WHERE gets personal with easy-to-create custom widgets

My WHEREI’ve written before about the WHERE platform, a location-based service platform that allows developers to create custom location applications. Now just about anyone can do it, with very little technical knowledge.

You go to Google’s My Maps, plot your points and then go through a simple process to create your widget. (Behind the scenes, WHERE is using KML, which is becoming the de facto standard for identifying locations.)

I was easily able to create widgets that allow you to find the nearest Metro station in the D.C. area, the restaurants reviewed in Tom Sietsema’s 2006 Dining Guide, my own guide to my neighborhood and a list of restaurants I want to try. You can see my custom widgets in the phone at right. (The links take you to the Google My Map; if you’re a WHERE user and want a link to the widget, email me. Unfortunately, there’s not yet an easy way to publish them.)

Clarendon BallroomThe widgets even include photos. If you come across Clarendon Ballroom in my guide to Clarendon, you could pull up a picture of it on your phone, along with my review.

WHERE also supports a CSV import, so groups or people that have existing databases of content they want to use can just upload the data instead of first plotting it on a Google Map.

Right now the widgets aren’t live. For example, if I add or change information in my Clarendon guide, I have to recreate the widget. Even though that process is simple, it shouldn’t be necessary.

More on: maps, gps, Google


About Rakesh Agrawal

Rakesh Agrawal is Senior Director of product at Amazon (Audible). Previously, he launched local and mobile products for Microsoft and AOL. He tweets at @rakeshlobster.
This entry was posted in google, gps, lbs, maps, mobile, mobile search, where, wireless, wireless data. Bookmark the permalink.

6 Responses to WHERE gets personal with easy-to-create custom widgets

  1. Markus says:

    Thanks for the post about WHERE.
    If you create a KML widget that you update frequently, you might want to try to use a KML with a NetworkLink (http://code.google.com/apis/kml/documentation/kml_tags_21.html#networklink). You’d have to host your KML file with all the points and data on a server and upload a KML NetworkLink file to WHERE. WHERE then will update the linked file as specified in the NetworkLink.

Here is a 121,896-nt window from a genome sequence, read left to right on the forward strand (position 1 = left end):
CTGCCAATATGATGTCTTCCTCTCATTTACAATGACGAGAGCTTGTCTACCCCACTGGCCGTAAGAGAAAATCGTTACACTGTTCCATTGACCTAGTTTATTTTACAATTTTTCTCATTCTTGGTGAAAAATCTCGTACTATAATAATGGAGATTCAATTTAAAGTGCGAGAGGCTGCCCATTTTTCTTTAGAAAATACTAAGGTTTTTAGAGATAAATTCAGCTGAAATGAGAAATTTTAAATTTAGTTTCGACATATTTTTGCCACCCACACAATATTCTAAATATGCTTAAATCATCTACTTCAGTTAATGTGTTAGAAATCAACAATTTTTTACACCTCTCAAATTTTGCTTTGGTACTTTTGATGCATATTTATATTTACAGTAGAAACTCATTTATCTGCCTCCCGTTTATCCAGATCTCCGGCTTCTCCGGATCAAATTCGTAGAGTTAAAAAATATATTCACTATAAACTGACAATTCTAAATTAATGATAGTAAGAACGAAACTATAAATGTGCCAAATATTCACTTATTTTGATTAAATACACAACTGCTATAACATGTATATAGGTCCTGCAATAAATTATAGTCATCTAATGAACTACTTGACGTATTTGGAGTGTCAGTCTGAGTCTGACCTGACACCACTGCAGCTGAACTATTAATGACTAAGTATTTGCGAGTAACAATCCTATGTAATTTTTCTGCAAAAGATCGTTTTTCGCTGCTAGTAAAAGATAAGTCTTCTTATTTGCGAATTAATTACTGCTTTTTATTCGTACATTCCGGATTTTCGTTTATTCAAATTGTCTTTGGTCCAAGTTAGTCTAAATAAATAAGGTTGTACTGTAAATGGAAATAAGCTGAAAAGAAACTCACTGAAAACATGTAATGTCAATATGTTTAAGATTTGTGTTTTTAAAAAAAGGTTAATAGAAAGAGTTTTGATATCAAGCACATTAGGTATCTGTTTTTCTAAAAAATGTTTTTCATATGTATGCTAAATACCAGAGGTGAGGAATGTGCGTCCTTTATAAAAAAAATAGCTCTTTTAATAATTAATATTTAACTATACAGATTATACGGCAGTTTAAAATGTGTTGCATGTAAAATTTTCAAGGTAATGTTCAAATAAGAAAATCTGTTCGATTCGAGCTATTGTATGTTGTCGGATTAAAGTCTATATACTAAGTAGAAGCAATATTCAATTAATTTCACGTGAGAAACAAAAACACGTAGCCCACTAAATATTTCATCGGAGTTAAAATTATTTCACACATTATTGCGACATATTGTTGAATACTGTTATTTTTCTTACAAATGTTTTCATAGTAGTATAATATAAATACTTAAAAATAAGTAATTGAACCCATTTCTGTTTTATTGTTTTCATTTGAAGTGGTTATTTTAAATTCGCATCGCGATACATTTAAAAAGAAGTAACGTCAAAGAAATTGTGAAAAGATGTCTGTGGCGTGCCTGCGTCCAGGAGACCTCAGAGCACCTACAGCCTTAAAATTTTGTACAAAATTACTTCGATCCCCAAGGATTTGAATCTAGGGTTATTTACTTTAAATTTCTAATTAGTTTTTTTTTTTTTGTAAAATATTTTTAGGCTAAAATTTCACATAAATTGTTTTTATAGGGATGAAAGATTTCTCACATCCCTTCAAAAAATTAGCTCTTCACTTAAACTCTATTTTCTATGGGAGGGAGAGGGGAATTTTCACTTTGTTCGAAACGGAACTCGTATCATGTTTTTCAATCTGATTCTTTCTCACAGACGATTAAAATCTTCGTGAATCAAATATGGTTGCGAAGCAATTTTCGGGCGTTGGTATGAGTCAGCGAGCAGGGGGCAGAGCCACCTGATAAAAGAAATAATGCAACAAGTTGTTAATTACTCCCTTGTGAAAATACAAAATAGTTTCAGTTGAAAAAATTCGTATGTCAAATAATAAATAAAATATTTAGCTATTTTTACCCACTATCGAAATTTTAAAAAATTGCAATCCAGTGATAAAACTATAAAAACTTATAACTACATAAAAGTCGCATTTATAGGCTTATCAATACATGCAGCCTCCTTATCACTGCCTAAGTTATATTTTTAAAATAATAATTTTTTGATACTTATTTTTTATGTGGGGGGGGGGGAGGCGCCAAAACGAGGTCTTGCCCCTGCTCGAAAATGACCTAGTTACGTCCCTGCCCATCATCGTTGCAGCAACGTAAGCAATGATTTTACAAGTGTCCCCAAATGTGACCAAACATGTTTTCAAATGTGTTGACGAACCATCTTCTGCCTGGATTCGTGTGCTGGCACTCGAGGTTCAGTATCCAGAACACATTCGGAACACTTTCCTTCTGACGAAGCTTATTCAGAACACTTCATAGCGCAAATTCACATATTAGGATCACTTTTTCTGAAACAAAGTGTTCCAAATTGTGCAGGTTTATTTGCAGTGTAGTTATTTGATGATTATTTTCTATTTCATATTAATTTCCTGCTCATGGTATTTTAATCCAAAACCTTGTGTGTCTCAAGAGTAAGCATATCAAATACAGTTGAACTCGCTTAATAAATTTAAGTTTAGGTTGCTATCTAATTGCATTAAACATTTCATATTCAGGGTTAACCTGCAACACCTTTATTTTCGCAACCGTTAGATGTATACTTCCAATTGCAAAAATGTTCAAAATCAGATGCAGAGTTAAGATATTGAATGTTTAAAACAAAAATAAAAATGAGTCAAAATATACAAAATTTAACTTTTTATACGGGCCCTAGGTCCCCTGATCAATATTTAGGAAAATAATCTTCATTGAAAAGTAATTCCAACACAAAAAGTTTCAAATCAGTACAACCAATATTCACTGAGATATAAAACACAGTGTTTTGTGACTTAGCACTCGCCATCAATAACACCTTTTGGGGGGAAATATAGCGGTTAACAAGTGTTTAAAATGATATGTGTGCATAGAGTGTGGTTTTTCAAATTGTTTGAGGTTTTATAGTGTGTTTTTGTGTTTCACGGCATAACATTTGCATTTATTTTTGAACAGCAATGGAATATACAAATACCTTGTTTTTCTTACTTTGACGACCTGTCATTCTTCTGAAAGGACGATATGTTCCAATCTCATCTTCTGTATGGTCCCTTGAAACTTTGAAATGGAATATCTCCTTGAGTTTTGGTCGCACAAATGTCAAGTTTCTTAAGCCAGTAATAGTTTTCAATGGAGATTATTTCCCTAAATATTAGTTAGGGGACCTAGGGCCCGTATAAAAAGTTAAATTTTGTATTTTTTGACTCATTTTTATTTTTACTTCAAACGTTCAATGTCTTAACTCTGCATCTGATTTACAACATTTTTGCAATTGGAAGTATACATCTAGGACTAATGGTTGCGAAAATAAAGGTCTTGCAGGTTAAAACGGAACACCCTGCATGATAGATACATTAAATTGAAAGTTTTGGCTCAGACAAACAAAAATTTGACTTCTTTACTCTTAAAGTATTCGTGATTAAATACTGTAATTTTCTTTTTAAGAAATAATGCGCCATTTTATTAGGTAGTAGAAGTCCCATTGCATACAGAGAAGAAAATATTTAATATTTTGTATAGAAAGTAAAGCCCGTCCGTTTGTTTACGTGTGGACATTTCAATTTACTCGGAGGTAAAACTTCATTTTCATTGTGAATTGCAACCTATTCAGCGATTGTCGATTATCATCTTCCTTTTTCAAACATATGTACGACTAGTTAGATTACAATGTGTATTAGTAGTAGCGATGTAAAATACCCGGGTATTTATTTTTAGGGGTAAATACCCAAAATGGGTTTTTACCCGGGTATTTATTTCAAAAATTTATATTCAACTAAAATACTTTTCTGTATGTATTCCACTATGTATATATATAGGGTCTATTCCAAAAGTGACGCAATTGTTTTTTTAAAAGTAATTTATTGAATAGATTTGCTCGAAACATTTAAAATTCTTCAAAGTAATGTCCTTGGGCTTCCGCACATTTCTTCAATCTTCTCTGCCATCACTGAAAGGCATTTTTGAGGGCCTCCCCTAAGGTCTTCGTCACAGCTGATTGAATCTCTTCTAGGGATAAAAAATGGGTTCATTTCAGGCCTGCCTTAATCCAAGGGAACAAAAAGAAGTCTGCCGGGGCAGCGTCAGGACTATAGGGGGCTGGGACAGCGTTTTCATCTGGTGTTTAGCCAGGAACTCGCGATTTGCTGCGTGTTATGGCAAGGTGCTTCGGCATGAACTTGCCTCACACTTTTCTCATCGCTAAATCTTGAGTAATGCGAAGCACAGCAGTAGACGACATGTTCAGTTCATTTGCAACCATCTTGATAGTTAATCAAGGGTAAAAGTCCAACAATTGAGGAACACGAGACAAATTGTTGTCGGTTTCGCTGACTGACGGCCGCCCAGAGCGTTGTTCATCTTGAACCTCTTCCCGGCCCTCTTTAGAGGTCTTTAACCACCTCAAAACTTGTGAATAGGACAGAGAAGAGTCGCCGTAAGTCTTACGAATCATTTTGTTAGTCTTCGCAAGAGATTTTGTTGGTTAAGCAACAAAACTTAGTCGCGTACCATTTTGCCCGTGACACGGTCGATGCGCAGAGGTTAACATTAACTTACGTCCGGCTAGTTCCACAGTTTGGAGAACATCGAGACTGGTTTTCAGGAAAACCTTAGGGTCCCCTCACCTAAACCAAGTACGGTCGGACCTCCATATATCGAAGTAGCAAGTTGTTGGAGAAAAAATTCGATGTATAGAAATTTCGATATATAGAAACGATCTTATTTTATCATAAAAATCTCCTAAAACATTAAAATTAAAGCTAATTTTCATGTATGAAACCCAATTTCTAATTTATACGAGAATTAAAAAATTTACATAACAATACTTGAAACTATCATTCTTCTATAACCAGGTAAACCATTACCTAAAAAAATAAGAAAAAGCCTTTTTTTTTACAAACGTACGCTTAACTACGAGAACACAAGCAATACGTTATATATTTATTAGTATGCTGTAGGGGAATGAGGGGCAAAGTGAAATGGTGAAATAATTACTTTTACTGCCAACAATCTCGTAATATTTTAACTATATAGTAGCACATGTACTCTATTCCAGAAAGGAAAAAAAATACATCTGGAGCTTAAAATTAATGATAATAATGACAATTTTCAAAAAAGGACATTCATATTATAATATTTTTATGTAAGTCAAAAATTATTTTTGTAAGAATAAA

2. I tried pointing it directly at the Google My Maps URL (which is a KML file with the network link). That didn’t work.

  3. Tomsoft says:

    Hello Agrawal.

    Interesting post about this platform. The bad thing about where.com is that it’s a closed system, only available with a few US operator.

    There are others widget system under development, more open and free.

    I would be interested to discuss with you on how to port your geolocalized widgets on an alternative platform…..

  4. Markus says:

    I’d be interested to know what those other widget platforms are.
    The reason why WHERE is on Sprint only is 1) it just launched 2 months ago and 2) WHERE is a certified application. This means that as a widget developer, you get access to location information (this is locked by US operators unless your application is certified).
    And yes, WHERE will be on more operators soon.

  5. Markus says:

    Rocky, the issue with linking directly to a Google MyMaps URL is fixed and will be live in a couple hours.

  6. Pingback: Using Google Maps as a virtual notepad « reDesign

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